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How to eat healthy when you eat out all the time

18 tips and tricks to keeping your diet on track, even when you’re out.

As someone who frequents restaurants most nights of the week, mastering the art of keeping a healthy dinner-time routine is something that requires a smart attitude and little side of willpower. Armed with research, it’s easy to maintain your health goals and keep your calories, fats and sugars to your recommended daily intake and still leave the restaurant feeling satisfied.

Read on to find out 18 tricks for healthy eating when you’re out and about:

  • Book the restaurant yourself.

If you put your hand up to be the one to make dinner arrangements, you’ve got a slight advantage in opting for something that you know will have healthy options from the get-go.

  • Don’t skip lunch.

You know you’re going to a restaurant for dinner so make it a priority to keep your lunch routine. Skipping lunch will only leave you starving by the time you get to dinner and chances are you’ll over-order.

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  • Be assertive and ask for changes.
    It’s okay to ask for changes to your meal. If you’re ordering a salad, ask for the dressing on the side. Having steak and fries? Switch the fries for salad or vegetables. Does it come fried? Ask for it to be grilled instead. Most restaurants are happy to oblige. Keeping customers satisfied is of the utmost importance!
  • Double or triple the veggie intake.
    Doubling up (or tripling up) on your salad and vegetable intake will keep you trim around the waistline and help you stay fuller for longer. By filling up on nutritious vegetables, you’re less likely to reach for those leftover fries at the end of the meal to fill up. Simply ask for more salad or vegetables and offer to pay more.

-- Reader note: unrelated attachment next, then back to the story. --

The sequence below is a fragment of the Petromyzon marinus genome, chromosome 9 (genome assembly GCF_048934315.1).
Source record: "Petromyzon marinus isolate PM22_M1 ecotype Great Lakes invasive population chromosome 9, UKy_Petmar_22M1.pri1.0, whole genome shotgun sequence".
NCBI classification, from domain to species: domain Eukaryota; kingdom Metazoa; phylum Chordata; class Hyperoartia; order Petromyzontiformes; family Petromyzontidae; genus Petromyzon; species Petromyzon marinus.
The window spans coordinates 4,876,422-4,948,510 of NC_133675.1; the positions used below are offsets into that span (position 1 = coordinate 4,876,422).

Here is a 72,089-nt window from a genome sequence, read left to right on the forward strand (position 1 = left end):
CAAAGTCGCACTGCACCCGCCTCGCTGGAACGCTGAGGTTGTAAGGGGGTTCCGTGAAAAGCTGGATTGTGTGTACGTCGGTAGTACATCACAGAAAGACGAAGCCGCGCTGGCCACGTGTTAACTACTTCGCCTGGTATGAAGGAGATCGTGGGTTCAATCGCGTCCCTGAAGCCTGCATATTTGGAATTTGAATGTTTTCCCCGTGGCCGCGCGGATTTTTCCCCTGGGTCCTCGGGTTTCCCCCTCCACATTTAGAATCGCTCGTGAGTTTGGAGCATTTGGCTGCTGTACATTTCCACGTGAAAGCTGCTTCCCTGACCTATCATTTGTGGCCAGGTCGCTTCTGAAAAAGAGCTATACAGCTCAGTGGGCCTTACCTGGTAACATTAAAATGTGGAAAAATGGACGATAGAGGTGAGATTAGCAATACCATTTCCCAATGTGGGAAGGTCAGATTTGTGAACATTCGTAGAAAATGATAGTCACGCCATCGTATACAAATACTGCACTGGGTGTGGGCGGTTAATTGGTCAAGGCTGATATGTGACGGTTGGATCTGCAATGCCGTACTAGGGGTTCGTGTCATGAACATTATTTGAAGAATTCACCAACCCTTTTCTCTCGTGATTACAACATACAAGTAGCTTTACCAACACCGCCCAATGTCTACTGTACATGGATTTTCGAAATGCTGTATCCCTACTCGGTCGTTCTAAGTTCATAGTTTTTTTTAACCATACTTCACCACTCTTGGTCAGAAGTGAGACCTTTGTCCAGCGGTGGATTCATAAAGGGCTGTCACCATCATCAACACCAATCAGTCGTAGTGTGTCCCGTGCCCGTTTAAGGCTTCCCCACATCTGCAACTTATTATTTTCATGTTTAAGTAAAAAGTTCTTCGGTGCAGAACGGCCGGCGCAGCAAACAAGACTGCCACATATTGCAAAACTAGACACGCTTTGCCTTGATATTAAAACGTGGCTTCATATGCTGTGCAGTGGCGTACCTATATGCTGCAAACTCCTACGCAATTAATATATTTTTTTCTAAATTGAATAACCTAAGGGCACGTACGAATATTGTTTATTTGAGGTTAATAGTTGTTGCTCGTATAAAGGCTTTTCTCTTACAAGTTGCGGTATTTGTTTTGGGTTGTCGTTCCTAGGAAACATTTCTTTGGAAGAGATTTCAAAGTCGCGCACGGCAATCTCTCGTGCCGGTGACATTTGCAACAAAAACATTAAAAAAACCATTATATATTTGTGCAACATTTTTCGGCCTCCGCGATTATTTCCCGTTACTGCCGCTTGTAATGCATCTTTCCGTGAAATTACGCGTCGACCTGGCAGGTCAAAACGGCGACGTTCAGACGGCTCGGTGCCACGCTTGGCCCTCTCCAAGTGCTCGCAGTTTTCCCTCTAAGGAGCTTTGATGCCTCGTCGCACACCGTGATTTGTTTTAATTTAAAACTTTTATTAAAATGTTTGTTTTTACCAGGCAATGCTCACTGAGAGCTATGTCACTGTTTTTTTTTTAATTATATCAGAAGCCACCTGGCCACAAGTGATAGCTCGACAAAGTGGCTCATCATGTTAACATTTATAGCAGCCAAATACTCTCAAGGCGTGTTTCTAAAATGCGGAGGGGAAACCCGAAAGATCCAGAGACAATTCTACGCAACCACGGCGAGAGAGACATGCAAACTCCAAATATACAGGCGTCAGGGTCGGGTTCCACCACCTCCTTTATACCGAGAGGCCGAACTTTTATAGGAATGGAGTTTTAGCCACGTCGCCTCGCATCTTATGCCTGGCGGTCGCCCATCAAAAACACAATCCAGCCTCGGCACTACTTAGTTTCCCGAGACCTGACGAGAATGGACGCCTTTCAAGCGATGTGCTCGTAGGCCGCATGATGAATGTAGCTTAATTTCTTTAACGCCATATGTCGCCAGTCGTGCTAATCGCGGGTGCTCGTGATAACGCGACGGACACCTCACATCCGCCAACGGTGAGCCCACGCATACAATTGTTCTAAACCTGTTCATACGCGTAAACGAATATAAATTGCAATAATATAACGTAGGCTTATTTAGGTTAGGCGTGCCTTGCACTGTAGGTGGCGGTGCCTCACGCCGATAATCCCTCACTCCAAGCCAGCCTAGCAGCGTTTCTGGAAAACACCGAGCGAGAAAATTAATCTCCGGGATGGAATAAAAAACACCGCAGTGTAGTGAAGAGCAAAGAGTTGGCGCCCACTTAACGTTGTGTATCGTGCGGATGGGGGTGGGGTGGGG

• Make an entrĂ©e a main.
    Start by looking at the “healthy, lite and low-fat” options in the entrée section. If there’s something that takes your fancy ask to have it brought out as a main portion.
  • Split the entrĂ©e.

If you’re committed to eating a main and you really want a starter too, ask your friends to split something with you.

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  • As a rule of thumb, say no to dessert.
    Unless there’s a fruit plate. But if you love your desserts, split one with someone. One or two spoonfuls should be enough to curb your cravings.
  • Order an entrĂ©e and a side as your main.
    Quite often the entrée or starter section will have vegetable or seafood-based options. Aim for one of these and pair it with a side salad or bowl of vegetables.
  • When it comes to salads...
    Just because it’s called a salad doesn’t mean it’s healthy. Avoid salads that are creamy or have rich additionals. Anything packed with heavy cheeses or meats are where you can go wrong. If you must have the caesar salad, ask for the dressing on the side and try not to eat all the bacon bits and fried croutons. What you want to be looking for are the salad options packed with raw vegetables, fruits and grains like quinoa.